THE WINERY AT WOLF CREEK
In its fourth decade in operation and approaching twenty years since Andy and Deanna Troutman purchased The Winery at Wolf Creek, and after a major setback in the form of a gas explosion that destroyed half the winery building (including offices, rental space, barrel storage, and most of the production space), it was time to take stock, rebuild, and plan for the future. The fire that nearly cost the owner his life turned into an opportunity to reinvent the Wolf Creek brand, expand production capacity, create new event spaces, and reach out to a broader audience.
- A redesigned logo package, leveraging the iconic name of the property
- An extensible and varied, yet cohesive and unified, brand aesthetic that (literally) draws from the natural beauty and charm of the property
- A collateral package that outfits The Winery at Wolf Creek with the tools they need to successfully attract and serve their expanded range of clientele
- A more playful suite of label designs to attract the interest of customers in the tasting room as well as on store shelves
- A carefully evolved identity that serves as a foundation for the next twenty years of business
The Winery at Wolf Creek brand had previously been updated in 2002, when the Troutmans purchased the winery and vineyards, and modestly refreshed again in 2008. While the framework of the brand was still solid, it needed more than another coat of paint this time around. After some soul searching discussions and digging into what was left of the winery’s archives after the fire, we took the counterintuitive approach of going back to the very roots of the brand. The original owners had chosen the property for its location atop a wooded hillside overlooking a reservoir fed by Wolf Creek. The beautiful natural setting had attracted customers from the very beginning, and the property and surrounding landscape was still a draw and a source of pride for the Troutmans. We took high resolution photos of textures around the property — sandstone boulders, weathered barn siding, rough sawn planks — and created digital versions we could use as graphic elements. The color palette was also influenced by the surroundings, pulling from different grape varieties, the shifting colors of the waters, the distressed and aging barrels. For the primary logo, we extrapolated a running wolf from one of the original logos and streamlined and stylized it. The existing paw print mark was redrawn to match the style of the new wolf logo. Even the type was chosen, however subtly, to evoke a canine presence. And finally, the die-cut shapes of the new labels combine geometric and organic shapes, much like the buildings set into the hillside surrounded by rocky outcrops. For the proprietary line of “named” wines, we created new collage artwork that was in line with previous incarnations of these popular wines.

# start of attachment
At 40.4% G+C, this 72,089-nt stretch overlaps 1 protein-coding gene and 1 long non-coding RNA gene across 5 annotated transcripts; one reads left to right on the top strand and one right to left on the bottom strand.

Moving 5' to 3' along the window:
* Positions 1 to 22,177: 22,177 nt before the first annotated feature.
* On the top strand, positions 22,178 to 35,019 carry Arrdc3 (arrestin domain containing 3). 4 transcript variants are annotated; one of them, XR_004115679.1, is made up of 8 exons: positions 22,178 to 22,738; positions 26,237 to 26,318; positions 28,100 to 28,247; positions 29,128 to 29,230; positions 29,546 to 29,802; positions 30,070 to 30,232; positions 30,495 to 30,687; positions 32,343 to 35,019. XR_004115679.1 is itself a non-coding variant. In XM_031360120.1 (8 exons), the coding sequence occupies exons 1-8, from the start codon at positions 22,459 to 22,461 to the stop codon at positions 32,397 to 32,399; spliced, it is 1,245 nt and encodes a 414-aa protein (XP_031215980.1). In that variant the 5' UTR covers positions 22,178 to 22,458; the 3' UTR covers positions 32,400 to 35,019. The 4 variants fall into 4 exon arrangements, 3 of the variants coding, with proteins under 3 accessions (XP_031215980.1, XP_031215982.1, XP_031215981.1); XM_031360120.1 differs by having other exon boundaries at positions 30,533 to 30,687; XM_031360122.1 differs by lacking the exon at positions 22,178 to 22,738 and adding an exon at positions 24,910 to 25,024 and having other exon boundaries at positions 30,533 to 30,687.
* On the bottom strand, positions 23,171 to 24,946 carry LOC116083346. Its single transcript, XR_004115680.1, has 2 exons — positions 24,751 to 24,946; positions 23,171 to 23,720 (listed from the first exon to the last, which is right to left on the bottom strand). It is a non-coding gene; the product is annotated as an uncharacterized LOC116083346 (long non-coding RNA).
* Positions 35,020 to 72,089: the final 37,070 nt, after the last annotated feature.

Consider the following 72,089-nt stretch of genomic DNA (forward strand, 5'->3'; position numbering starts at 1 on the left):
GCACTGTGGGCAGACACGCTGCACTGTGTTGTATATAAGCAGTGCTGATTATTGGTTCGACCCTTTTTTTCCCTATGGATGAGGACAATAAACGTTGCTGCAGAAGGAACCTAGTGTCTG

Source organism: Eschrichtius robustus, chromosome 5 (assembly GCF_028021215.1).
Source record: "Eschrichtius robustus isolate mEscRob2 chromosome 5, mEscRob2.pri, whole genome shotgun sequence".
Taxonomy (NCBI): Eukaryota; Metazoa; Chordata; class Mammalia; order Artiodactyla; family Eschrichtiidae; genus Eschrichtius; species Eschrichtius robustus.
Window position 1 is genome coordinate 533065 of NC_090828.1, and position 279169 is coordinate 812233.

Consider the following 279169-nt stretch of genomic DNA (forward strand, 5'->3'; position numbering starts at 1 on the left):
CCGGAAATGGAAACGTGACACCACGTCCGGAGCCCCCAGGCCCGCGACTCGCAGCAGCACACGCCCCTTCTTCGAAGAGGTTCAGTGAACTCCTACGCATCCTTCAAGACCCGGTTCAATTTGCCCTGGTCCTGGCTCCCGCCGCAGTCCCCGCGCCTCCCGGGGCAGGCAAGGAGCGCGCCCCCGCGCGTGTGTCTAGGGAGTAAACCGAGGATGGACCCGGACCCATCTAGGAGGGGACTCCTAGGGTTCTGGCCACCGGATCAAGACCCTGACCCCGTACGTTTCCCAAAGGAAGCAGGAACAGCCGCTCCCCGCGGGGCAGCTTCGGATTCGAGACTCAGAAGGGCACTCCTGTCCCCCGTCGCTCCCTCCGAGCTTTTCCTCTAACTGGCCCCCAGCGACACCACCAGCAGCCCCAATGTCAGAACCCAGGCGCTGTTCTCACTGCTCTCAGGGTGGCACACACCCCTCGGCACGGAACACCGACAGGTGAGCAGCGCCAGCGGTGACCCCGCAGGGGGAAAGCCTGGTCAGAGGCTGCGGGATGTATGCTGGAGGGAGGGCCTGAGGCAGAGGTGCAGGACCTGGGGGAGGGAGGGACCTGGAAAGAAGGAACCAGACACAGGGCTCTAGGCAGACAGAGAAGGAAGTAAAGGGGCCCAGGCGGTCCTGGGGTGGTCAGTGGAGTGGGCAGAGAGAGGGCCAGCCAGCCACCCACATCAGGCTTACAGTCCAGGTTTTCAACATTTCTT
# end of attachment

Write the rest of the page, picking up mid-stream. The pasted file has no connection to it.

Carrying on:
As the saying goes, “If it ain’t broke, don’t fix it.” After a thorough audit of their existing website, we concluded that it wasn’t really broken. Most complaints centered around slowness and difficulty in updating certain sections of the site. So we did little fixes, smoothing out code here, optimizing images there, generally making the site feel more streamlined. We brought page load times down significantly. We also set up more robust analytics and tracking on the site to gather information on customer use to inform our planned rebuild of the website in 2020.
A targeted digital ad campaign is planned for early 2020 to reach out to audiences outside the established geographical area, with the goal of making Wolf Creek one of the premier destinations in Northeast Ohio.
ABOVE AND BEYOND
The entryway to the new rental space features a floor-to-ceiling wall made of old barrel staves, the perfect place for a piece of branded signage, but with the sign budget already tight, we couldn’t let a sign shop go crazy. So we went a little crazy ourselves. We sourced a local fabricator who could laser-cut a 4-foot wolf out of steel. We had the new logotype cut out of the middle of the wolf silhouette, and then had the whole piece powder coated. We built our own LED light box to illuminate the sign, and when everything was assembled, we had a stunning piece of custom signage.
Some of our earliest feedback on the new branding came from staff members who saw initial mockups of logos on various merchandise and apparel items. They were excited about it and were looking forward to showing off and explaining the new identity to customers. A few just wanted t-shirts with the new wolf design (who doesn’t love cool t-shirts?). The actual brand rollout has been paced, more of a marathon than a sprint. Customers are seeing the identity in the form of rack cards, branded glassware, menus, and signage. Reaction to date has been largely positive. The real test will be when new wine labels begin to be released in early 2020, both in the tasting room and on store shelves throughout Ohio, along with the introduction of a new website and ad campaign.